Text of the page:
Efferent Mechanisms of Discharging Cnidae: II. A Nematocyst Release Response in the Sea Anemone Tentacle.Biol Bull. 1998 Oct; 195(2):145-155.BB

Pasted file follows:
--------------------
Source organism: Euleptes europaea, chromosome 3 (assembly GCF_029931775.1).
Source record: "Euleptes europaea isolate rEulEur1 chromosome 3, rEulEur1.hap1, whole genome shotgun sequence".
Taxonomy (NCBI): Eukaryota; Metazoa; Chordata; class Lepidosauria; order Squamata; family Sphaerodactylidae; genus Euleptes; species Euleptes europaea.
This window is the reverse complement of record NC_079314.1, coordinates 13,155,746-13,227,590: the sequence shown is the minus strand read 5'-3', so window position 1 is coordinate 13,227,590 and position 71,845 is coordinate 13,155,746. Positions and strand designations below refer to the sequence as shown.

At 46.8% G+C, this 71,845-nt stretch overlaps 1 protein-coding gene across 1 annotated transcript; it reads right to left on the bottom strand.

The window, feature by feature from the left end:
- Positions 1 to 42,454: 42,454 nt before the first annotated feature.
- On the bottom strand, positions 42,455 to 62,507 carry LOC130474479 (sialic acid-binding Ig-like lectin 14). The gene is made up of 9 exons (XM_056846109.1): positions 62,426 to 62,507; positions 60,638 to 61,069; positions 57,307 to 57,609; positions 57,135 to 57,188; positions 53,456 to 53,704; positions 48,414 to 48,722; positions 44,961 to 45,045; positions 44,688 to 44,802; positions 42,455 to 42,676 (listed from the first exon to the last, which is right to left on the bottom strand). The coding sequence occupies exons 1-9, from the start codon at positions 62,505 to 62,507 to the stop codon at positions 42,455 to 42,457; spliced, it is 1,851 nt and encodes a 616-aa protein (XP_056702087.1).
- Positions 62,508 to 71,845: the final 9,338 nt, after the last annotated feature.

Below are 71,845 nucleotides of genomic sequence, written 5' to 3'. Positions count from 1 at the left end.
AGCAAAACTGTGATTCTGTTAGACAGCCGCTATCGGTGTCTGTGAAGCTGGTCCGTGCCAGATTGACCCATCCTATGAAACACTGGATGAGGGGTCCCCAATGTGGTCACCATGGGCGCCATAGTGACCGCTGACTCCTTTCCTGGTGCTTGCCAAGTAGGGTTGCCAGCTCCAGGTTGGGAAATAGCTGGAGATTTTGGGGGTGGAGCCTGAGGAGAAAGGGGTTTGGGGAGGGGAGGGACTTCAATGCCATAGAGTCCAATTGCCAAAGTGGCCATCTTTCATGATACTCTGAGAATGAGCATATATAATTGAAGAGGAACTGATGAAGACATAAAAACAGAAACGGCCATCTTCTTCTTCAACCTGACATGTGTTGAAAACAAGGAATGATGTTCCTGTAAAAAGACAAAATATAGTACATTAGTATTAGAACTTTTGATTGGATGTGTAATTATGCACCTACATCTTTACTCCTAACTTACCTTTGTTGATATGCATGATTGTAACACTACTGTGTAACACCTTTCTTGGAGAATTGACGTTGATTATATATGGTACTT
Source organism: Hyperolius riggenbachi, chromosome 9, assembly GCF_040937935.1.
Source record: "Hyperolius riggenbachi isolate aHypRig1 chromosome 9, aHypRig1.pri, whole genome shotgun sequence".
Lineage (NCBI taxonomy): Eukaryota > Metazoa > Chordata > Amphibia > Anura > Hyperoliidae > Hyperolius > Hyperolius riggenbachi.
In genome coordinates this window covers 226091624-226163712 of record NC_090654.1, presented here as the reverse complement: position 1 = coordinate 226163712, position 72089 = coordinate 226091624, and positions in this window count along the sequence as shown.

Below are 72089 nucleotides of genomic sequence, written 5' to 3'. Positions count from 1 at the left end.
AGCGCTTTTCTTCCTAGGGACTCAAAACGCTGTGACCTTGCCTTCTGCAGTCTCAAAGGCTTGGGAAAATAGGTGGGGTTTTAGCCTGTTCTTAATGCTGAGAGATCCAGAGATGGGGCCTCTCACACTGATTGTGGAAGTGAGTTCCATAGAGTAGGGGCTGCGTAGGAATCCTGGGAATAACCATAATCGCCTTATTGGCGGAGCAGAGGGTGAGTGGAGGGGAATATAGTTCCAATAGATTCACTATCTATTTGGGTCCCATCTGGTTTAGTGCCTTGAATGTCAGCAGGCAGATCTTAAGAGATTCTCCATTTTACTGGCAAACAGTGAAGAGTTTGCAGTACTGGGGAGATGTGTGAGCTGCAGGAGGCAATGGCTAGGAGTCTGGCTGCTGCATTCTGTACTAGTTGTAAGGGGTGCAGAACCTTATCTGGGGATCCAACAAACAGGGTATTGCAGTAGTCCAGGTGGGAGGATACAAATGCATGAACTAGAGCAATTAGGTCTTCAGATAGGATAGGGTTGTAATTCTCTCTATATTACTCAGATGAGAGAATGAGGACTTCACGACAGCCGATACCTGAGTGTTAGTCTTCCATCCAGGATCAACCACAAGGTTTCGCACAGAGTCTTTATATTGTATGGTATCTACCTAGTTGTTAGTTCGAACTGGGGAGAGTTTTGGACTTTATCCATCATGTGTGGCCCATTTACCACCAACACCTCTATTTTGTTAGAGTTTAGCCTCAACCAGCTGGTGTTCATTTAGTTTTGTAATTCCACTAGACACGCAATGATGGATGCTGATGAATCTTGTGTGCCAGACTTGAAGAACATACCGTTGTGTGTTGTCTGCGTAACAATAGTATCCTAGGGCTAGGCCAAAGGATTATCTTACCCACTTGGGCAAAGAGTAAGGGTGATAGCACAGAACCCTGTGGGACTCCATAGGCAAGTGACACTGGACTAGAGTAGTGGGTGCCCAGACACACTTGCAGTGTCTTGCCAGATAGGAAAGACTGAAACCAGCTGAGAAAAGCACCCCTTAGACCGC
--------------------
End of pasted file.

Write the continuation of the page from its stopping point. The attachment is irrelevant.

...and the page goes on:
Feeding behavior in cnidarians is a sequence of coordinated responses beginning with nematocyst discharge. The nematocyst response produces prey capture by envenomating prey and attaching prey to the tentacle. The strength of attachment of discharged nematocysts to the tentacle is termed intrinsic adherence and is calculated from measurements of adhesive force. Following prey capture, the feeding response involves movement of the tentacles toward the mouth and mouth opening. For ingestion to occur, nematocysts attaching the prey to the tentacles must be released from the tentacle. A nematocyst release response has been proposed, but never documented nor measured. Our criterion for a nematocyst release response is that the intrinsic adherence of discharged nematocysts must decrease to zero. The unit of nematocyst discharge in sea anemone tentacles is the cnidocyte/ supporting cell complex (CSCC). The nematocyst response includes nematocysts discharged from Type C CSCCs by physical contact alone and nematocysts discharged from the more numerous Type B CSCCs that require both chemosensitization and physical contact. We identify two prey-derived substances, N-acetylneuraminic acid (NANA) and glycine, both of which chemosensitize nematocyst discharge from Type B CSCCs at low concentrations. At higher concentrations NANA stimulates the release response of Type Cs, and glycine stimulates the release response of Type Bs.